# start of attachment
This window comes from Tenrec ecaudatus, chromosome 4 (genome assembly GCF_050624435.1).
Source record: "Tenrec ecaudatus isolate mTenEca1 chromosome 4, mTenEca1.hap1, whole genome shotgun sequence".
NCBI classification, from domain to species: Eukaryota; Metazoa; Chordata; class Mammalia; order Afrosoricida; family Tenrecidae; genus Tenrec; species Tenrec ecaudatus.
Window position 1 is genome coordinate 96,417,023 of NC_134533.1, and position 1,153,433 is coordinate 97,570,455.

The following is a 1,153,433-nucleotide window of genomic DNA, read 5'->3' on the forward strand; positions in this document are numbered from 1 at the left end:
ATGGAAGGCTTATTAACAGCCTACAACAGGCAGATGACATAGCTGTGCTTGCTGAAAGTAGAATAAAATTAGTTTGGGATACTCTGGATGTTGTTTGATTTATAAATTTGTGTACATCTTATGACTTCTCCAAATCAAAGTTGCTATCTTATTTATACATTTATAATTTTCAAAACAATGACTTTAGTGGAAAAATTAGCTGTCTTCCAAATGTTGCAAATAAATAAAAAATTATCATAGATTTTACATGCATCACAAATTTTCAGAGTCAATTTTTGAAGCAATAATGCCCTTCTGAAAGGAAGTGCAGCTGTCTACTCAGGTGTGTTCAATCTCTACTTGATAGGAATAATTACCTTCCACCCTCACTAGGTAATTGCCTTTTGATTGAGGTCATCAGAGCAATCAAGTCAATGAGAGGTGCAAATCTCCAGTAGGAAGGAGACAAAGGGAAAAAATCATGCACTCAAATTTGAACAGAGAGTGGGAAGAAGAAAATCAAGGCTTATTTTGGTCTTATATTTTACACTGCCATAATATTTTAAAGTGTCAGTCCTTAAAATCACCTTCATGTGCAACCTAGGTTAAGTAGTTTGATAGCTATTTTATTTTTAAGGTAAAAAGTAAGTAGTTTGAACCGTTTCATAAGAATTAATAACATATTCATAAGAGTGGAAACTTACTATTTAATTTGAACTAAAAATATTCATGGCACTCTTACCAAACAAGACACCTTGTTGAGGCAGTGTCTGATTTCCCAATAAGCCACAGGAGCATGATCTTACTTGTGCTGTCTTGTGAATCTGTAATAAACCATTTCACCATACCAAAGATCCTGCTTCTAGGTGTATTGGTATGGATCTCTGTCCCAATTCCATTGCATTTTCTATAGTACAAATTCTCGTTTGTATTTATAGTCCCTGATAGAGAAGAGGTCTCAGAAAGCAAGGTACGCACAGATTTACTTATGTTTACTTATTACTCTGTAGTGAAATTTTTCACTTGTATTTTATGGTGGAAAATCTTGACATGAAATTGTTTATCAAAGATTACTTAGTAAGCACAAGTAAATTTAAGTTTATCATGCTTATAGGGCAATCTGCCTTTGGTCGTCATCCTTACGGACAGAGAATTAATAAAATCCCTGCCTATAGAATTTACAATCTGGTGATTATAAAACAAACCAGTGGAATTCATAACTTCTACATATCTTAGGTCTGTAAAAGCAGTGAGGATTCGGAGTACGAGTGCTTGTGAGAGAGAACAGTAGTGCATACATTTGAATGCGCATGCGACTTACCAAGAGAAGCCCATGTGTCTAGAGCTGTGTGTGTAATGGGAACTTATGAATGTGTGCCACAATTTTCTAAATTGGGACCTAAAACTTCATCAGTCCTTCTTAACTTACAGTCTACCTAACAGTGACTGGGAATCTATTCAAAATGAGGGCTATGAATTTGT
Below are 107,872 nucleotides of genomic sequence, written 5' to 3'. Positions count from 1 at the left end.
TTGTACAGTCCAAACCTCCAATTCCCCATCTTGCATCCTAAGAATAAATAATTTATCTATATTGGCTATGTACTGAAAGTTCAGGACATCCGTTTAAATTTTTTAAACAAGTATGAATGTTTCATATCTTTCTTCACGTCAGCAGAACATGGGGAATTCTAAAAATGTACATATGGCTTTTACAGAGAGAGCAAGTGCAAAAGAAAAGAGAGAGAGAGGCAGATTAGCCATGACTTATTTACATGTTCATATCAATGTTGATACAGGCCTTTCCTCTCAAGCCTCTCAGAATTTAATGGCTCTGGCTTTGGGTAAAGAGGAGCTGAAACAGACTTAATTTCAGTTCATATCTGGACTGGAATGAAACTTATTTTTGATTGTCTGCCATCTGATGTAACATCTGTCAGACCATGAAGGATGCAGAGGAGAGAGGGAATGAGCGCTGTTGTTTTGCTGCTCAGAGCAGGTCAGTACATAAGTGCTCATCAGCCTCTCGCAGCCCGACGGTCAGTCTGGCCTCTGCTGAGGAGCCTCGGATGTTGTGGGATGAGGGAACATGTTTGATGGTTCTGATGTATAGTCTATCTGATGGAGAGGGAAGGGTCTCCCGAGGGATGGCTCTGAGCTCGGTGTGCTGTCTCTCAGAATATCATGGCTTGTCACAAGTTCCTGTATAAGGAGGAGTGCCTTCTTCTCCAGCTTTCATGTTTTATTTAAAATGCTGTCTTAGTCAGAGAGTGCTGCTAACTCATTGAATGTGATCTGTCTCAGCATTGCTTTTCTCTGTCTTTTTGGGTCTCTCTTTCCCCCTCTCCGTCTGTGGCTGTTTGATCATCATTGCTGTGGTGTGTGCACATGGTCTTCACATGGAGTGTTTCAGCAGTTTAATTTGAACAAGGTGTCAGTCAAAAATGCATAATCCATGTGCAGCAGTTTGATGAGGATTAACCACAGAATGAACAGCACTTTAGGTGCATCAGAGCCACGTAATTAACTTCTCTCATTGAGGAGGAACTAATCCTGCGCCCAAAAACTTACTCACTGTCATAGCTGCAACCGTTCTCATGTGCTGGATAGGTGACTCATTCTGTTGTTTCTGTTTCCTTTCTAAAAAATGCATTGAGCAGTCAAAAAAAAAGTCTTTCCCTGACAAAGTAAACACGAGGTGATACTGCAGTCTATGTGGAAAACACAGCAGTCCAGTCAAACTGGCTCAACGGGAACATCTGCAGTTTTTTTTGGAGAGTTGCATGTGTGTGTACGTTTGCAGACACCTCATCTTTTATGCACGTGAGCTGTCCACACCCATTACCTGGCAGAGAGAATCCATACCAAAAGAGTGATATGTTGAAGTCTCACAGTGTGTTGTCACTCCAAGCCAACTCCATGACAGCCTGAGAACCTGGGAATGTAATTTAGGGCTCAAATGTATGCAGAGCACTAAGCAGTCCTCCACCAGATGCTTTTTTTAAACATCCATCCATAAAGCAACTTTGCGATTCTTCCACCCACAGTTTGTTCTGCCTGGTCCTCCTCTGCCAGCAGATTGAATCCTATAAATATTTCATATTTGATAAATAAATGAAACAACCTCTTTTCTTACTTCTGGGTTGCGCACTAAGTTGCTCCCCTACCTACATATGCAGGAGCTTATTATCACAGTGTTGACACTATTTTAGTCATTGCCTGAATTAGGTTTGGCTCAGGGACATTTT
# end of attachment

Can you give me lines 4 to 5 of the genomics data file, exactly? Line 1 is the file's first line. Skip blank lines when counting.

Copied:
Window position 1 is genome coordinate 96,417,023 of NC_134533.1, and position 1,153,433 is coordinate 97,570,455.

The following is a 1,153,433-nucleotide window of genomic DNA, read 5'->3' on the forward strand; positions in this document are numbered from 1 at the left end: